have not arrived at some notion of the simple and innocent method of the new Era
of politics note dawning—they never will. Nothing proved. But here is part of
the ticket which nobody started:—
SENIOR SELECTMAN, FLETCHER BARTLETT.
(Farm and buildings on Thousand Acre Hill mortgaged to Jethro
SECOND SELECTMAN, AMOS CUTHBERT.
(Farm and buildings on Town's End Ridge mortgaged to Jethro
THIRD SELECTMAN, CHESTER PERKINS.
(Sop of some kind to the Established Church party. Horse and
cow mortgaged to Jethro Bass, though his father, the tithing-man,
doesn't know it.)
MODERATOR, SAMUEL PRICE.
(Natural ambition—dove of oratory and Jacksonian principles.)
The notes are mine, not Moses's. Strange that they didn't occur to Moses.
What a wealthy man has our hero become at thirty-one! Jethro Bass was rich
beyond the dreams of avarice—for Coniston. Truth compels me to admit that the
sum total of all his mortgages did not amount to nine thousand "dollars"; but
that was a large sum of money for Coniston in those days, and even now. Nathan
Bass had been a saving man, and had left to his son one-half of this fortune. If
thrift and the ability to gain wealth be qualities for a hero, Jethro had
them—in those days.
The Sunday before March meeting, it blew bitter cold, and Priest Ware,
preaching in mittens, denounced sedition in general. Underneath him, on the
first landing of the high pulpit, the deacons sat with knitted brows, and the
key-note from Isaiah Prescott's pitch pipe sounded like mournful echo of the
mournful wind without.
Monday was ushered in with that sleet storm to which the almanacs still
refer, and another scarcely less important event occurred that day which we
shall have to pass by for the present; on Tuesday, the sleet still raging, came
the historic town meeting. Deacon Moses Hatch, his chores done and his breakfast
and prayers completed, fought his way with his head down through a white waste
to the meeting-house door, and unlocked it, and shivered as he made the fire. It
was certainly not good election weather, thought Moses, and others of the
orthodox persuasion, high in office, were of the same opinion as they stood with
parted coat tails before the stove. Whoever had stirred up and organized the
hordes, whoever was the author of that ticket of the discontented, had not
counted upon the sleet. Heaven-sent sleet, said Deacon Ira Perkins, and would
not speak to his son Chester, who sat down just then in one of the rear slips.
Chester had become an agitator, a Jacksonian Democrat, and an outcast, to be
prayed for but not spoken to.
We shall leave them their peace of mind for half an hour more, those stanch
old deacons and selectmen, who did their duty by their fellow-citizens as they
saw it and took no man's bidding. They could not see the trackless roads over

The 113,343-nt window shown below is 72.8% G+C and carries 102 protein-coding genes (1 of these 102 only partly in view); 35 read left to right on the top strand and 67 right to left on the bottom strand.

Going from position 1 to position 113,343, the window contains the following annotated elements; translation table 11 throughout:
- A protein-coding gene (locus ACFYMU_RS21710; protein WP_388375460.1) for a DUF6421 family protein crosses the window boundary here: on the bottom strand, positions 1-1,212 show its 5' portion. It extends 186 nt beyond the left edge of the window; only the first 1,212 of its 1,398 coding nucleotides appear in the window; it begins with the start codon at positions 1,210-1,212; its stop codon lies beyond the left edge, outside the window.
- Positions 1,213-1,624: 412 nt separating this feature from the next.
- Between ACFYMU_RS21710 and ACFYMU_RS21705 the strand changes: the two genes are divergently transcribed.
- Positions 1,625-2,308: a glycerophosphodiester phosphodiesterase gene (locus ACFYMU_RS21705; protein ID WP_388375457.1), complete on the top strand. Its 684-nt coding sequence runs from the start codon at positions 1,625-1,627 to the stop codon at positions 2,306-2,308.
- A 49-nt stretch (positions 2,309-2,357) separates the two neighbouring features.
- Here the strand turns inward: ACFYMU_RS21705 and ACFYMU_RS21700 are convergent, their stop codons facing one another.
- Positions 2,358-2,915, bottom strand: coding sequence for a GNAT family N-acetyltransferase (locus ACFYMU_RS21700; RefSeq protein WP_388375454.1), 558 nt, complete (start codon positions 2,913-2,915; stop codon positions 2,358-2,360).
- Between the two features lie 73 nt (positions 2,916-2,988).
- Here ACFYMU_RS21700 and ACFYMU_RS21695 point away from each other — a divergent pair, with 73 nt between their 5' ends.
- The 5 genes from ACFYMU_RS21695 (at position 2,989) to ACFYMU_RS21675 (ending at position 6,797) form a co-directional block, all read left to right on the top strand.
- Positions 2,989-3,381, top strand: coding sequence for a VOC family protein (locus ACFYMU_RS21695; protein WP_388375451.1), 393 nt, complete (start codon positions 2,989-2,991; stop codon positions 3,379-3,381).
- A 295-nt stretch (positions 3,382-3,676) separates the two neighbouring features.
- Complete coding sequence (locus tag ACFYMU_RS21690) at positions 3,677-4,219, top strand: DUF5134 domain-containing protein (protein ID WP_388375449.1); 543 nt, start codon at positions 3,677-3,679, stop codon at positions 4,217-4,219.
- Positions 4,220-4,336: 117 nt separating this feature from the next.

the hills, now becoming tracked, and the bent figures driving doggedly against
the storm, each impelled by a motive: each motive strengthened by a master mind
until it had become imperative. Some, like Eben Williams behind his rickety
horse, came through fear; others through ambition; others were actuated by both;
and still others were stung by the pain of the sleet to a still greater jealousy
and envy, and the remembrance of those who had been in power. I must not omit
the conscientious Jacksonians who were misguided enough to believe in such a
The sheds were not large enough to hold the teams that day. Jethro's barn and
tannery were full, and many other barns in the village. And now the peace of
mind of the orthodox is a thing of the past. Deacon Lysander Richardson, the
moderator, sits aghast in his high place as they come trooping in, men who have
not been to town meeting for ten years. Deacon Lysander, with his white band of
whiskers that goes around his neck like a sixteenth-century ruff under his chin,
will soon be a memory. Now enters one, if Deacon Lysander had known it symbolic
of the new Era. One who, though his large head is bent, towers over most of the
men who make way for him in the aisle, nodding but not speaking, and takes his
place in the chair under the platform on the right of the meeting-pause under
one of the high, three-part windows. That chair was always his in future years,
and there he sat afterward, silent, apparently taking no part. But not a man
dropped a ballot into the box whom Jethro Bass did not see and mark.
And now, when the meeting-house is crowded as it has never been before, when
Jonah Winch has arranged his dinner booth in the corner, Deacon Lysander raps
for order and the minister prays. They proceed, first, to elect a representative
to the General Court. The Jacksonians do not contest that seat,—this year,—and
Isaiah Prescott, fourteenth child of Timothy, the Stark hero, father of a young
Ephraim whom we shall hear from later, is elected. And now! Now for a sensation,
now for disorder and misrule!
"Gentlemen," says Deacon Lysander, "you will prepare your ballots for the
choice of the first Selectman."
The Whigs have theirs written out, Deacon Moses Hatch. But who has written
out these others that are being so assiduously passed around? Sam Price,